game has. I might try to get it on the Switch if I can manage to get my hands on one after I’m done playing
through the bunch of games I currently have.

Also, I think comparing Legend of Kay to Aonuma-Zelda is unfair. As a Zelda fan, Aonuma’s crap is Premium Bullshit– I don’t think Legend of Kay is that bad. It has far more action and seems more focused than an Aonuma-Zelda. It’s even not as linear; you don’t even have to rescue all the prisoners and stuff(!), though they do give you money or other gifts for it. And though some of the voice acting is god-aweful, half of it is actually decent. I don’t find it offensively bad like Zelda: Breath of the Wild’s voice acting (though I’ve not played through it for myself yet), as Zelda has a reputation and the fact that they let it be that bad for the series’ first is just sad. I liked Tak’s (the rat alchemist) voice the most. His thick Elmer-Fudd accent cracks me up.

Overall, I’ve had a fun time with the game. When I first started the game, I was seeing its averageness, but it
evolved into a very satisfying experience for me overall.

It’s been a long time since I’ve played an action- adventure game like this so I don’t remember how good these experiences get. Do you know of a better one that you could recommend?

I’ve begun my second play-through of Legend of Kay and I don’t feel that sense of “What’s the point?” that I did when I recently turned on Legend of Zelda: Twilight Princess. Perhaps I will later?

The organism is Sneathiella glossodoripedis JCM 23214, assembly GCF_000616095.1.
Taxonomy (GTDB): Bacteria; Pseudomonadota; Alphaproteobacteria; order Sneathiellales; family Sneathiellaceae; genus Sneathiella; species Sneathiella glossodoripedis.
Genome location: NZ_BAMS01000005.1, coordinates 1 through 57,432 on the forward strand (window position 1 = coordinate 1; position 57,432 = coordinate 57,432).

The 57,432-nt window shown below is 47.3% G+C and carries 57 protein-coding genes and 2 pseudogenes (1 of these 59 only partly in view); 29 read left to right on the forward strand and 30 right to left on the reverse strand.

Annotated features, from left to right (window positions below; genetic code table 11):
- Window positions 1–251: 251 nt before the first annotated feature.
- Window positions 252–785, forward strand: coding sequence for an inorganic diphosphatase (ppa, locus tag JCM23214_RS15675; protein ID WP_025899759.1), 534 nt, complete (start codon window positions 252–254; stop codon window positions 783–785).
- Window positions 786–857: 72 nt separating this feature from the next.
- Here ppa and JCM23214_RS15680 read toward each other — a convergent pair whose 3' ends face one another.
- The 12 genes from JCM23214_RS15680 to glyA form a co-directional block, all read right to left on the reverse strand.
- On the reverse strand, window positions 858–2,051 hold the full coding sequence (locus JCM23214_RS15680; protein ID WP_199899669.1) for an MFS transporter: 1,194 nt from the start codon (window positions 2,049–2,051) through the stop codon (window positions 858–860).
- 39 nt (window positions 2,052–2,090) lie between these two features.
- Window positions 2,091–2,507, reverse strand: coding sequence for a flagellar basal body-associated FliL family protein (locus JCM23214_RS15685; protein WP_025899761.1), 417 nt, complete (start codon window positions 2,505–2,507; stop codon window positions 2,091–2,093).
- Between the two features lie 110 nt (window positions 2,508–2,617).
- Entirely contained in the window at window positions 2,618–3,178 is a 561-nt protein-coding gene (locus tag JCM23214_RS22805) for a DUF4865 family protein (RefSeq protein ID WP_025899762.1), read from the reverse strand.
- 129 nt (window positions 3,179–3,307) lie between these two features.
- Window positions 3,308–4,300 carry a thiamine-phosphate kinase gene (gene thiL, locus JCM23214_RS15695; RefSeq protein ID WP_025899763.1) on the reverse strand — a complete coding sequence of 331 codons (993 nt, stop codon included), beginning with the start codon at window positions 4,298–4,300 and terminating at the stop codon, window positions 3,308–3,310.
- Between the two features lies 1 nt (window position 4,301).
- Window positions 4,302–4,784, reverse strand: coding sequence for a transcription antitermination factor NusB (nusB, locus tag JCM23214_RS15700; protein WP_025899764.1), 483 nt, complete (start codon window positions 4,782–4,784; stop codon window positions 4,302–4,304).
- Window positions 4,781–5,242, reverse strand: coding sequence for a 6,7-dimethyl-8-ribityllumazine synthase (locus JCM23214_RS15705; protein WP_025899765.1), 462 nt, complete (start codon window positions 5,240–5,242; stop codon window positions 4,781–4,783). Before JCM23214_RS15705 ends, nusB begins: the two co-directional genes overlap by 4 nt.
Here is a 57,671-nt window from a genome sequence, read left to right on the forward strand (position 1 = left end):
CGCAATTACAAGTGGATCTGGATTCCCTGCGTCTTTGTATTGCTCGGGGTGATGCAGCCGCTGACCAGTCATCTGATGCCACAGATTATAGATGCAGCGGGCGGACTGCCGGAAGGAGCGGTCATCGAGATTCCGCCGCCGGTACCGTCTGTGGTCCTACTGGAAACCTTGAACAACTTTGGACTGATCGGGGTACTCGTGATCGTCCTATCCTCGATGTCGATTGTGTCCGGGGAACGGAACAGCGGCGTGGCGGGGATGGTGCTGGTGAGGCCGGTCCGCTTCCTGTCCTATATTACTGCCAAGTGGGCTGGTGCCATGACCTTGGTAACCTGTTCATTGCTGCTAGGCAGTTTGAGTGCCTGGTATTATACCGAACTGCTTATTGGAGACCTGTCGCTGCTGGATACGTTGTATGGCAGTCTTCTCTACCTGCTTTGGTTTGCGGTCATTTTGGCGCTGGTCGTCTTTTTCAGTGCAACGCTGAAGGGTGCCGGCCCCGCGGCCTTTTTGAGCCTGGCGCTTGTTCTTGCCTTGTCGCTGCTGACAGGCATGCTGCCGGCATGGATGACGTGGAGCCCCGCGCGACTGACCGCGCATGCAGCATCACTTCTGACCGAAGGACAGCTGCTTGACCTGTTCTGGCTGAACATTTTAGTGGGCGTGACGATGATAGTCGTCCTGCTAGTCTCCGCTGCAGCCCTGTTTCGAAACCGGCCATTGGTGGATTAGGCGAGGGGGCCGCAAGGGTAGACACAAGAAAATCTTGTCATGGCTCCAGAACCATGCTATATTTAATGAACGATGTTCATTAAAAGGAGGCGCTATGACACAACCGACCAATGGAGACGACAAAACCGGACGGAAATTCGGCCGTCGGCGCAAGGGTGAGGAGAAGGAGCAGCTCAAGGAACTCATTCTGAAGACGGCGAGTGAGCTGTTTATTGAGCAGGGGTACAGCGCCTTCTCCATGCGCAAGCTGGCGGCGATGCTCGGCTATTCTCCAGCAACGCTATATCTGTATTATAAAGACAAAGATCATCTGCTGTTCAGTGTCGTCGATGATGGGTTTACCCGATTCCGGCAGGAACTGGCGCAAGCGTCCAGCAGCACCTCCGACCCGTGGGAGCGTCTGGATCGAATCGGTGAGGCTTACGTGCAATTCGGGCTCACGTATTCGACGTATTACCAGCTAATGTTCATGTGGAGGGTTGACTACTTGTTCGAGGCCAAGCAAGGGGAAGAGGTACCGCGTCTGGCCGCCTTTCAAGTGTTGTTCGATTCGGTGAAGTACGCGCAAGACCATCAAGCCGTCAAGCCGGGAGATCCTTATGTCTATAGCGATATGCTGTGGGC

By the way, how far did you play into the game? I’m just curious.

Well, that’s my opinion, for what it’s worth.

Have a nice day. :^)

Here’s how I go about ‘reviewing’ games (which greatly differentiates from what you see with online youtubers)…

[This is not about the decades old games which I look at entirely for timeliness. This is about more recent games such as the Wii U library. “But why should I care about that console, Malstrom? The Wii U library isn’t relevant today. The Switch’s library is!” Ahh, my dear reader, the Switch library IS the Wii U library! Ports galore! But most of all I wish to counter the uncontested claim that ‘Wii U’s library was fantastic’. Bullshit. If it was ‘fantastic’, Wii U would have sold. This is video game console sales logic 101.]

I BUY all my games. All the reviews you see on the Internet, including youtubers, DO NOT BUY their own games. Because of that, they cannot determine the value because they have no skin in the game.